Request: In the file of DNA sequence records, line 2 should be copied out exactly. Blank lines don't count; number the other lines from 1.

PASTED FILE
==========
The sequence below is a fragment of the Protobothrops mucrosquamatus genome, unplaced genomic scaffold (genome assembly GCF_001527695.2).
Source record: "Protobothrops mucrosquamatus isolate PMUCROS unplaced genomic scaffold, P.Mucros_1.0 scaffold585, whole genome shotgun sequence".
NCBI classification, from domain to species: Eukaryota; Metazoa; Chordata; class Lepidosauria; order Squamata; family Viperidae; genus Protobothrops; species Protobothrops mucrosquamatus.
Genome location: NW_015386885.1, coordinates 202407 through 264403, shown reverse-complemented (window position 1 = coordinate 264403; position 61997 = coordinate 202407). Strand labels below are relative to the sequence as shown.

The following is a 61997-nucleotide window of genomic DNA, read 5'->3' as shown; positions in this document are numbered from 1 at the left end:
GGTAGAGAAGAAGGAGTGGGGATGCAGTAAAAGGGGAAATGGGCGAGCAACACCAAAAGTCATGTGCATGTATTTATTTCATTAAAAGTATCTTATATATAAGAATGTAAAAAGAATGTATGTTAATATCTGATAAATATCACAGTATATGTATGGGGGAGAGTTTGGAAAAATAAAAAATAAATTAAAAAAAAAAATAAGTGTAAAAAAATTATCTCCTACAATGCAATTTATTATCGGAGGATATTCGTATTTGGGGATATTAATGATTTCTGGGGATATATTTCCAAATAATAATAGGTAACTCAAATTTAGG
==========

Source record: "Protobothrops mucrosquamatus isolate PMUCROS unplaced genomic scaffold, P.Mucros_1.0 scaffold585, whole genome shotgun sequence".